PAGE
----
This summer Arab countries, and especially Gulf States, took a step towards labour equality when they supported an International Labour Organisation convention calling for the protection of migrant workers. Gulf contributions to the dialogue were welcome and overdue.
An important question going forward will be how Islam can best guide labour practices in the region. And in this regard there remain many open questions.
I was reminded of these facts during a recent event organised by Migrant Forum in Asia, in collaboration with Lawyers Beyond Borders, Human Rights and Development Foundation and the Open Society Justice Initiative.
The forum, held in Bangkok, brought together lawyers and practitioners in the field of migrant workers' rights. The participants were from countries of origin (including Bangladesh, the Philippines, India and Nepal) as well as destination countries (including Bahrain, Jordan, Lebanon, Oman, Qatar, Saudi Arabia and the UAE).
The three-day programme addressed a variety of issues and developed some steps to improve the rights of foreign workers. And most interestingly, one of the issues raised was Islamic jurisprudence and international migration law.
Justice, equality, safety, security and human dignity are indispensable values in Islam. However, there is not a detailed Islamic legal code or system for the protection of refugees, internationally displaced people and migrant workers according to contemporary understanding.
The main impetus behind bringing Islamic jurisprudence to the table was two-fold: first, Islam remains a source of legislation for the majority of Arab countries, so it is worth examining new Islamic paradigms to address challenges in migrant workers' employment and working conditions.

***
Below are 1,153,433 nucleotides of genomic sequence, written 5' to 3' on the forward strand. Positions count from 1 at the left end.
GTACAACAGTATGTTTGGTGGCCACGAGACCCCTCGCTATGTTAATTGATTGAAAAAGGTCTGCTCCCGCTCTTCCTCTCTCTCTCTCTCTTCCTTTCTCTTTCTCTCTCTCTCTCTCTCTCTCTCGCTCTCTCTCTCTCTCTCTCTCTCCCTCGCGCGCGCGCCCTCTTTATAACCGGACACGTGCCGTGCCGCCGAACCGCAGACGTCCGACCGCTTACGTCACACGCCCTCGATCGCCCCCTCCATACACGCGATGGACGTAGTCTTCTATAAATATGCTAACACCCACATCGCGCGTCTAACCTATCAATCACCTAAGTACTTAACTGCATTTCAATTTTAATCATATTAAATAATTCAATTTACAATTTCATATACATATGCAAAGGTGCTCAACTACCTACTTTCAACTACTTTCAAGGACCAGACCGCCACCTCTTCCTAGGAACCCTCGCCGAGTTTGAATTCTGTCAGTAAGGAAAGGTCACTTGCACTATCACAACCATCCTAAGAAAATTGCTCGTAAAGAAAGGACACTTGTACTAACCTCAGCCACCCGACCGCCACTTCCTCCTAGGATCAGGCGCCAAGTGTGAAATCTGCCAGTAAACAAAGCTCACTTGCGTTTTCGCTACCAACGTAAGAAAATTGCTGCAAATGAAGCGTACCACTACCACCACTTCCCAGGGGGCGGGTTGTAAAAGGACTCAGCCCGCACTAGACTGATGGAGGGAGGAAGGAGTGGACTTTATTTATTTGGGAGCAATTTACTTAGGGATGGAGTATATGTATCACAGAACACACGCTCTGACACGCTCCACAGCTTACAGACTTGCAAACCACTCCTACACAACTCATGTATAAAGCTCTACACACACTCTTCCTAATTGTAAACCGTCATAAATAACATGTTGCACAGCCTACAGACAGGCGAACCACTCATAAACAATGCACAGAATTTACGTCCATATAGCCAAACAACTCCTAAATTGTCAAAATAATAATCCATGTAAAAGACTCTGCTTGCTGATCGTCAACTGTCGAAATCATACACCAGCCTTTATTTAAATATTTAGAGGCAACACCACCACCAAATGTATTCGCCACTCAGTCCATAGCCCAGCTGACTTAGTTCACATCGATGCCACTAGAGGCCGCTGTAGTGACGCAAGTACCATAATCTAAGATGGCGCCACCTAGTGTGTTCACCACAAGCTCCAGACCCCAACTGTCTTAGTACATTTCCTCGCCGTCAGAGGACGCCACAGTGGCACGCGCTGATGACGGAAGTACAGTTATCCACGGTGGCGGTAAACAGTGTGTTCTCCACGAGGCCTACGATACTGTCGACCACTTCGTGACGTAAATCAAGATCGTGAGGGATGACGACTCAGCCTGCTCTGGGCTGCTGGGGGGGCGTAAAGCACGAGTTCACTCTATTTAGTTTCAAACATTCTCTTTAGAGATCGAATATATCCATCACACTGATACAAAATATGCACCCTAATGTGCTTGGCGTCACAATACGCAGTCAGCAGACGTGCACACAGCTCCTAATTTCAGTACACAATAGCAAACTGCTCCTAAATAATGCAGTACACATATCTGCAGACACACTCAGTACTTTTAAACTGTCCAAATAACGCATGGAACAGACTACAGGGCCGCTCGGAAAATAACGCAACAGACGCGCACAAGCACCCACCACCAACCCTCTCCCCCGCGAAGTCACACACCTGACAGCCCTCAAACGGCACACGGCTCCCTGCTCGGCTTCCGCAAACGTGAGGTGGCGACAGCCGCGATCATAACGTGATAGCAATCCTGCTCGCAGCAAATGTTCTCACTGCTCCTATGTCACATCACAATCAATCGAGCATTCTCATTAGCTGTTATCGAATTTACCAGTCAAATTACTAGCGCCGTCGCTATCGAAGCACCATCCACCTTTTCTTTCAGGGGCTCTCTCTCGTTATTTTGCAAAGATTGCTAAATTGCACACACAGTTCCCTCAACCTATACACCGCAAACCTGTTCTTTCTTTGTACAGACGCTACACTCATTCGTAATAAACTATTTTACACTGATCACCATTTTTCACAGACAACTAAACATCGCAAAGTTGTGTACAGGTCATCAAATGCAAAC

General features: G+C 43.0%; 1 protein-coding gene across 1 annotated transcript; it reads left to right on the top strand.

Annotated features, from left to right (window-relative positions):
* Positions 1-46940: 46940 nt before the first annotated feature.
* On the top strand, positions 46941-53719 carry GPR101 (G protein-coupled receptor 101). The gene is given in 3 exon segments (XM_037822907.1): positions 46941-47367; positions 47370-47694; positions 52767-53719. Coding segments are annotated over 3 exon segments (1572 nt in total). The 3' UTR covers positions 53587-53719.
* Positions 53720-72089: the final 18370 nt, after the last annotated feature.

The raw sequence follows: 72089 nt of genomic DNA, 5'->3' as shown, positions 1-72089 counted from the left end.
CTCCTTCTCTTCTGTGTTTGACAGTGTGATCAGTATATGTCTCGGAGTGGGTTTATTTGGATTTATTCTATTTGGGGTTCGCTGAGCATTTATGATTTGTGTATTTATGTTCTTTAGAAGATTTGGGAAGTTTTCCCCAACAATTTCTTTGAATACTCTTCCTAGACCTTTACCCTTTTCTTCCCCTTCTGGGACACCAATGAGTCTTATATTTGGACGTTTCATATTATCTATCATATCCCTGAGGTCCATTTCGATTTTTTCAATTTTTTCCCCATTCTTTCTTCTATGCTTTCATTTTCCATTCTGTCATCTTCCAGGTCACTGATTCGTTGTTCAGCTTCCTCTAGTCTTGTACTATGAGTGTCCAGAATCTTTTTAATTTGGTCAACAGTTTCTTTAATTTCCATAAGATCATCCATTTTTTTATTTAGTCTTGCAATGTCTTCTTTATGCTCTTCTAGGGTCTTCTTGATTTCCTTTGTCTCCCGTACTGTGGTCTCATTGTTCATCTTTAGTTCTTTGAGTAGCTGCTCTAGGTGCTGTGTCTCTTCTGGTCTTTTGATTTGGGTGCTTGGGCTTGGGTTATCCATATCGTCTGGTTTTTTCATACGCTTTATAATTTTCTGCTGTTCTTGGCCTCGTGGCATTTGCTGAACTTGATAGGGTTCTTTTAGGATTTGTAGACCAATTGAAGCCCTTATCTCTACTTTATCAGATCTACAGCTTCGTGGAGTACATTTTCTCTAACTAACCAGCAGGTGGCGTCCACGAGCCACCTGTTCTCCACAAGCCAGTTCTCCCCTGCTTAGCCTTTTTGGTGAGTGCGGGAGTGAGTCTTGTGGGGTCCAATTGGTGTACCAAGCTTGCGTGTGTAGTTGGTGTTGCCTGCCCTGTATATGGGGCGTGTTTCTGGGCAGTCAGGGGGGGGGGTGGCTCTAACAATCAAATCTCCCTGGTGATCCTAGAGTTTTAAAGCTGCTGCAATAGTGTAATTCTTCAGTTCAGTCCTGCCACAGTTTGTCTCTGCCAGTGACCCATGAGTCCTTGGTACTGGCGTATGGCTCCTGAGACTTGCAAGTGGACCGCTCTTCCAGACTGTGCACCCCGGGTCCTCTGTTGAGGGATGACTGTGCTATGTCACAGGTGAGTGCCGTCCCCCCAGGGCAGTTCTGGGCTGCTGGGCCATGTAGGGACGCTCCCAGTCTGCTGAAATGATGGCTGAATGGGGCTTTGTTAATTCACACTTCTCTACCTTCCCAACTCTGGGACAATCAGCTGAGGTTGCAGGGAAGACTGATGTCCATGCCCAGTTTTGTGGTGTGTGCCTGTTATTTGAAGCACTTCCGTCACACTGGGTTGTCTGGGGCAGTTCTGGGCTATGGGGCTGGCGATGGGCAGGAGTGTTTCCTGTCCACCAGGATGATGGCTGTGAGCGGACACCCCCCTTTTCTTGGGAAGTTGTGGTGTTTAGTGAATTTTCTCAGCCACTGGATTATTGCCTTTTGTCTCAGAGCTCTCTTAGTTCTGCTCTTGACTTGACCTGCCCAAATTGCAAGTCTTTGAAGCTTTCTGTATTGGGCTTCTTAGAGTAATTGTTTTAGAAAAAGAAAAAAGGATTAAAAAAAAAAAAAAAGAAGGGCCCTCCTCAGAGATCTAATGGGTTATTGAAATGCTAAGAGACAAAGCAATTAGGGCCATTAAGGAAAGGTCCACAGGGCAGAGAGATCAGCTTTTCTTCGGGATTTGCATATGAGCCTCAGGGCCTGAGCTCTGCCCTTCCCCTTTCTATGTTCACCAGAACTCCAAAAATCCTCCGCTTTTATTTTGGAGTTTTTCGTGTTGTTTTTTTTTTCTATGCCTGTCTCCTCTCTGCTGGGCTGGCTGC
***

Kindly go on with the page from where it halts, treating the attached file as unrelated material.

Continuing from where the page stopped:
Second, Islamic discourse might be a useful tool in some advocacy contexts.
The most notable problematic area is the sponsorship system, kafala in Arabic.
Receiving countries see in the kafala system an essential means for gathering statistics, regulating entry and residency, managing the labour market in view of high rates of unemployment among youth, and capping cultural influence.
Kafala is based on an employer-employee model, which in a way provides one party (the employer) with authority over the other (the employee). But for migrant workers, theory and practice are often at odds. Given the gap that often exists between the code of responsibility and the practice of protecting workers, additional safeguards are needed.
Two potential models drawn from Islamic finance offer potential solutions: usufruct (or ijarah in Islamic finance) and mudharabah (a form of profit sharing).
Usufruct was historically associated with getting returns from leasing an asset or a privilege. The term in later years was confined to real estate or property contexts. In this case the asset or privilege is the ability to legally sponsor a migrant worker.
The contentious questions here are serious: can we or do we want to commoditise sponsorship? Are there associated risks? And can we develop some remuneration system to reflect the risks taken by the sponsor and determine the sharing of risks and benefits with the worker?
The mudharabah analogy raises other questions. This is a form of partnership where an investor puts in money and the worker invests effort to earn revenue. This formula is used in trade, and it seems to be useful in the employee-employer relationship, too, since it provides equal standing to both. It also moves the relationship from the prospect of abuse or uncertainty.
So might the kafala system be politically and socially morphed into a mudharabah-like structure?
Can we identify and quantify risks associated and link them to identifiable and quantifiable benefit? Would the already developed ratio system apply here?
Such questions and others pertaining to the working conditions and rights of migrant workers, and especially domestic staff, will need to be answered before Gulf states can build on ILO.
Ahmed Al Mukhaini is an Oman-based consultant in sociopolitical development and human rights.